We do not know the race or religion of this nameless eunuch. He may have been connected to the Essenes, a Jewish sect popular around Jesus’s time, as suggested by Potter since baptism was popular among the Essenes. Potter further speculated that the Ethiopian queen may have sent him on the thousand-mile journey to Jerusalem to retrieve religious writings such as the apocryphal Book of Enoch. This would explain why he was in possession of a scroll with Isaiah’s text, and why he bothered traveling to Jerusalem when castrated men were explicitly forbidden from the Temple (Deut. 23:1).

Warren Gage, an Old Testament Professor at Knox Theological Seminary, wrote in “The Ethiopian Eunuch Finds Joy” that according to “tradition,” the Ethiopian eunuch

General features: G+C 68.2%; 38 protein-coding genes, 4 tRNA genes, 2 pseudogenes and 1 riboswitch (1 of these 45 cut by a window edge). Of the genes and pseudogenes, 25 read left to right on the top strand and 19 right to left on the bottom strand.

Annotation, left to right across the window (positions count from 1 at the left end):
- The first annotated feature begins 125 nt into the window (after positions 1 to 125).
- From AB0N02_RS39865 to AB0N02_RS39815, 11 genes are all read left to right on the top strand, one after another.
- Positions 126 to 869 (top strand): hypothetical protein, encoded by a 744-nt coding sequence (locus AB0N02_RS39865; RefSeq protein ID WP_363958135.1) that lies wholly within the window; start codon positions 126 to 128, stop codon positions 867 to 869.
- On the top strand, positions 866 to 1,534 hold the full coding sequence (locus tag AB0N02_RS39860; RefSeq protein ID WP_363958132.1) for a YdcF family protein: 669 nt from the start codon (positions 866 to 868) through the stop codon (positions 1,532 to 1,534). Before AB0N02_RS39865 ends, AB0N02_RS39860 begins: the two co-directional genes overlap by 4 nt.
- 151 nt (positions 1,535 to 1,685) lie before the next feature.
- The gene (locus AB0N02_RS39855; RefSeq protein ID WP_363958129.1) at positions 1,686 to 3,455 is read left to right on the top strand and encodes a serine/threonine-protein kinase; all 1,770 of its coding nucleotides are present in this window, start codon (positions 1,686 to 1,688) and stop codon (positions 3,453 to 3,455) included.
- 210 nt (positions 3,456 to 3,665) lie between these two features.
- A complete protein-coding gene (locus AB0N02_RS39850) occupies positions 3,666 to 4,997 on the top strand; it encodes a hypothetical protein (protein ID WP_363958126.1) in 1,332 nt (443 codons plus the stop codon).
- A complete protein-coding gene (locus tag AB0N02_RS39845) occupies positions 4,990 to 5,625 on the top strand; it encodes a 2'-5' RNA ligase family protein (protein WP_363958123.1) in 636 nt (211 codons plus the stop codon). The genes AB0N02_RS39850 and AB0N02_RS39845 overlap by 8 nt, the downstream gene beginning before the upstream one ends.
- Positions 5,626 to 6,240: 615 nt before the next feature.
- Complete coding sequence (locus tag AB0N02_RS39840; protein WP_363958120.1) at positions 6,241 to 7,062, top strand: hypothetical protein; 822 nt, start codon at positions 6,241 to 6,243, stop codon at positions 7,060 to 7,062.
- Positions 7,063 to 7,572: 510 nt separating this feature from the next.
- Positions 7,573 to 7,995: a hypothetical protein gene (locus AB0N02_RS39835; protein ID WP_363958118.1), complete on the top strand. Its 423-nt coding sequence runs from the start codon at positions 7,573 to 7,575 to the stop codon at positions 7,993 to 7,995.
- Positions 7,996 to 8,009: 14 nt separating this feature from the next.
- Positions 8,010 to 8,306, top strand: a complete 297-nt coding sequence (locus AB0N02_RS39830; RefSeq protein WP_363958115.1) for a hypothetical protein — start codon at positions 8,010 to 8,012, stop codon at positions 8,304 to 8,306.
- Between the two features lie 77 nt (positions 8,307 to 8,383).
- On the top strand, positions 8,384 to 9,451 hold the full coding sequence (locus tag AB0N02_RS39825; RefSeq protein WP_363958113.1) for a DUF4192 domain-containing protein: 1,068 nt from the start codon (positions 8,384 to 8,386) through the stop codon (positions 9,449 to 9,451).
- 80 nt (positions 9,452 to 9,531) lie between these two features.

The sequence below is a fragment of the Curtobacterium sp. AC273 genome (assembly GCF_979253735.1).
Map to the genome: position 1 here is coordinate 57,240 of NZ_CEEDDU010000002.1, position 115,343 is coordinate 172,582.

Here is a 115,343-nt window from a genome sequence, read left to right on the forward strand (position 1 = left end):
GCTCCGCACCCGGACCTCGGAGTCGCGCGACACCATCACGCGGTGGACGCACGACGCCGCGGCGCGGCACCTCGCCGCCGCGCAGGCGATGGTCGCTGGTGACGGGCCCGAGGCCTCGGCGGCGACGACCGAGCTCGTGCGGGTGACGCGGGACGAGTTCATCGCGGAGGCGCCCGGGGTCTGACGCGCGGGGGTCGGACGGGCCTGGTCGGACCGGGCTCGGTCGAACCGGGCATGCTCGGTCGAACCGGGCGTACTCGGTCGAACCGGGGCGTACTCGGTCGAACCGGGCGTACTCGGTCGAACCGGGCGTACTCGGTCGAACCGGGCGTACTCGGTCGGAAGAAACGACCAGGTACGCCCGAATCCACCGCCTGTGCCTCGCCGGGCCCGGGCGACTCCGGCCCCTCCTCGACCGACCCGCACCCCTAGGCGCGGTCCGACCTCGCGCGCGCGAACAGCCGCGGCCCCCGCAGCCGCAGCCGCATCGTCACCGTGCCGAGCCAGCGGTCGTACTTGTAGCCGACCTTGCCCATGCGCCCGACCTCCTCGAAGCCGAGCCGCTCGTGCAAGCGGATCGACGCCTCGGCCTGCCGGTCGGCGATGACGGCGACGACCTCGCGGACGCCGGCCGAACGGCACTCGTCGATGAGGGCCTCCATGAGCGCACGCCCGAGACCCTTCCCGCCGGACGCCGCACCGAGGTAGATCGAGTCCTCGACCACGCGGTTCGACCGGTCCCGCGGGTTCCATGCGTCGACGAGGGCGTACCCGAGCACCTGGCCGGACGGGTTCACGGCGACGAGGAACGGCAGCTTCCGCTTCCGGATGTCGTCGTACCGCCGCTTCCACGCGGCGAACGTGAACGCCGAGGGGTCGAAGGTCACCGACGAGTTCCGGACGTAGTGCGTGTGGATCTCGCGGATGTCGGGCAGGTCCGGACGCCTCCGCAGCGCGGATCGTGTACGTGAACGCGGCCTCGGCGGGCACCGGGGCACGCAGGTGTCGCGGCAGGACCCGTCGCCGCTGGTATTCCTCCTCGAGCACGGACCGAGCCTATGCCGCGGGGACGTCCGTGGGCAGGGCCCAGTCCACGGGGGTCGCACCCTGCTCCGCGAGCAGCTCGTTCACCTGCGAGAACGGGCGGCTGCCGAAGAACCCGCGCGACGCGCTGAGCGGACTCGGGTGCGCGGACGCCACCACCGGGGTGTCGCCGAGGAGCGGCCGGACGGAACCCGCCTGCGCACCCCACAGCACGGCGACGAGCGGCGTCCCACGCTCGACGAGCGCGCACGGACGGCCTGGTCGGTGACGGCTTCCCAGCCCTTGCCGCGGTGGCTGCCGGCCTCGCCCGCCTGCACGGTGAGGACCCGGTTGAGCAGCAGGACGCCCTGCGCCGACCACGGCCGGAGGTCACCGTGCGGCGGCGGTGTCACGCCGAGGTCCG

“fathered the Coptic Church… It is the church that gave us Clement of Alexandria, Origen and Athanasius. Through the centuries, the millions of this church call this eunuch their father. He, a eunuch, was chosen in the good mercies of to be the father of faith in Africa!”

The word “eunuch” sometimes refers to a position typically held by castrated men rather than indicating whether a particular individual was actually castrated (a matter that would be impolite to verify in most social contexts). It is reasonable to question whether the individual described in Acts was castrated. Scholz questioned why none of the early Church Fathers who castrated themselves, such as Origen, mentioned this Biblical episode; had they recognized the Ethiopian eunuch as physically castrated, surely they would have seen him as a role model.